Commentary: A Call for a Radical New Communications Policy
When Congress passed the Telecommunications Act of 1996, the most significant change to the Communications Act since its adoption in 1934, many people thought the new statute meant there would be a meaningful deregulatory shift in communications policymaking in light of the then-developing marketplace competition. Unfortunately, there has been no such paradigm shift—which means there is still much work to do to reform our nation’s communications laws and policies.
For most of the 20th century, the “public interest” model of regulation, which grew out of Progressive-era thinking, dominated communications policymaking. Under this model, much of the Federal Communications Commission’s regulatory activity was carried out under the Communications Act’s many statutory provisions that simply delegate authority to the agency to act in the public interest.
The public interest standard, of course, is inherently indeterminate. Indeed, it is often said the public interest means whatever three of the five FCC commissioners happen to say it means on any given day. Such an indeterminate standard provides no meaningful check on excessive regulation.
In 1996, more than a decade after the 1984 breakup of the monopolistic Bell System following Judge Harold Greene’s historic divestiture decree, competition already was emerging, however slowly, in most segments of the communications and information services marketplace. To a large extent, the steady development of competition in the post-Ma Bell and post-1996 Act environment was attributable to technological advances, especially the transition from analog to digital communications networks and equipment, and from narrowband to broadband services. As early as December 2000, then-FCC Commissioner Michael Powell quite accurately referred to this transition as the “Great Digital Broadband Migration.”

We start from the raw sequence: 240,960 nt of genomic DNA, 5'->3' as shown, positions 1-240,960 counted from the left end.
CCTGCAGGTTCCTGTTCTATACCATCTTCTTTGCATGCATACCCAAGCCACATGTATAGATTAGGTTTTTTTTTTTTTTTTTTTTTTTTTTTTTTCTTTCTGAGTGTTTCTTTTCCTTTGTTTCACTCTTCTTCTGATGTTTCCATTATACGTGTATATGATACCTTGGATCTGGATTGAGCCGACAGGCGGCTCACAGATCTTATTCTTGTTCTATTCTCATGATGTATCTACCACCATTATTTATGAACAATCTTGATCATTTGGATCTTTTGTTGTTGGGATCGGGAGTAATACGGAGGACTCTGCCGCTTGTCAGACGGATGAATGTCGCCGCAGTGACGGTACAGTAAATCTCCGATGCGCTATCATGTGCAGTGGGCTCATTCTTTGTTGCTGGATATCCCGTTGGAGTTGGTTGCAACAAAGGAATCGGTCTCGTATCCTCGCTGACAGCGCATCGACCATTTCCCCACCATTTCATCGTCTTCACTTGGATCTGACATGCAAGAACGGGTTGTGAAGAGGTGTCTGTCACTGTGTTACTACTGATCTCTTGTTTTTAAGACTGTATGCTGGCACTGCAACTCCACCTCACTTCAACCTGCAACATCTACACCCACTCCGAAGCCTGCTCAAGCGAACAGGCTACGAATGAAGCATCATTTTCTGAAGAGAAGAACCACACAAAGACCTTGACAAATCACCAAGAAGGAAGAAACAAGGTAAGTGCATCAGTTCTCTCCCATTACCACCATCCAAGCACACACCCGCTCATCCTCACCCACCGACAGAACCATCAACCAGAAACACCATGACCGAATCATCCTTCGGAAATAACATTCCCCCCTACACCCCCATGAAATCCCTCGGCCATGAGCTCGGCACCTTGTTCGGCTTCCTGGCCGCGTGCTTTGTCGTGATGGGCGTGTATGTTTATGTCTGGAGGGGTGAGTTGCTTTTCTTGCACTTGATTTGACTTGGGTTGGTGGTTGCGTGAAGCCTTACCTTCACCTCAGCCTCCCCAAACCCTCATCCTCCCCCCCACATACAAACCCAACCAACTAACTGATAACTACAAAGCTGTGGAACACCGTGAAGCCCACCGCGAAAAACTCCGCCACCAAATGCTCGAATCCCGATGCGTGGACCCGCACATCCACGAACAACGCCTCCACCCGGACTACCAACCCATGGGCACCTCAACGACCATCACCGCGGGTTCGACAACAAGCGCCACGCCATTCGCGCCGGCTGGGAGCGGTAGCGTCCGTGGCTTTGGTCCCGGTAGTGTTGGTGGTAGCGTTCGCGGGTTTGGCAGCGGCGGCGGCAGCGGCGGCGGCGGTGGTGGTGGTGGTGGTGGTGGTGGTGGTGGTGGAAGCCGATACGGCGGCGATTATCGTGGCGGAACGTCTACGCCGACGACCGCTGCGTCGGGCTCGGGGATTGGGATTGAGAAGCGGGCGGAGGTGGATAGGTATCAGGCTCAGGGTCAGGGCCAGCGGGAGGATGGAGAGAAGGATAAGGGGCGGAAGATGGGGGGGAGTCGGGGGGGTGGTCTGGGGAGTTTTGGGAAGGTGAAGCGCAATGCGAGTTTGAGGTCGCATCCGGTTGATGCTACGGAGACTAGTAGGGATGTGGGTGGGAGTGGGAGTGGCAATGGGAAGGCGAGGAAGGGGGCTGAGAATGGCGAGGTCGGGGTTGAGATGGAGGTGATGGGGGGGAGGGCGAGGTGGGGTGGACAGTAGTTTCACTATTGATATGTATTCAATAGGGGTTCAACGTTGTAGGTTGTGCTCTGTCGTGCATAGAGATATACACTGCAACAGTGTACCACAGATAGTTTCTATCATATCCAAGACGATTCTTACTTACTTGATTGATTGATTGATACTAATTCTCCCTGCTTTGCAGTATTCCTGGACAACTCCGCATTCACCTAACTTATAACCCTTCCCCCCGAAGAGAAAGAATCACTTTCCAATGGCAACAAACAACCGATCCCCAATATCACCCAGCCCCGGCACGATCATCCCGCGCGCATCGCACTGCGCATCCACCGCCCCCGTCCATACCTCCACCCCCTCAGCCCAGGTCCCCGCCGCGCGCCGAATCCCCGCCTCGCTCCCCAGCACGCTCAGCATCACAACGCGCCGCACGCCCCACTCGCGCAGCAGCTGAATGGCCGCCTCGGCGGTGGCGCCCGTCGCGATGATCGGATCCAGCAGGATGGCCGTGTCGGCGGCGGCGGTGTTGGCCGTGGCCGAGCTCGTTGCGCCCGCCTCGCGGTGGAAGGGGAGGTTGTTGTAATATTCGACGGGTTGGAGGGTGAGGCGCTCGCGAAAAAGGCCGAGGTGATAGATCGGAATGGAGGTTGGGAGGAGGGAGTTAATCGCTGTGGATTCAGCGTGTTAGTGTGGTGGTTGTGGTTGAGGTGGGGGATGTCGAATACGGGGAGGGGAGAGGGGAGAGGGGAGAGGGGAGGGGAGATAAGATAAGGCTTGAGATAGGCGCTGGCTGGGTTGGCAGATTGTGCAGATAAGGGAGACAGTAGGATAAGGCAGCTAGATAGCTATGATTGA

As the new century began, the quickening digital migration and regulatory changes in the 1996 Telecom Act made it easier for traditional telephone companies, cable and satellite operators, and wireless firms to compete with each other in the provision of voice, video, and data services. For example, employing new broadband networks, traditional “telephone” companies began offering multichannel video services, and “cable television” operators began offering voice services. Telephone companies, cable operators, and “cell-phone” providers offered data services over increasingly higher-speed broadband networks. Wireless subscribers began to view videos on what are now known as “smart” phones.
In the digital world, “convergence”—long a futuristic mantra—became a reality as broadband competitors offered bundled packages of various digitally delivered services in ever-evolving combinations. And the further reality—a very important one—is that the power of competition and consumer choice was steadily supplanting monopolistic power in most communications and information services markets.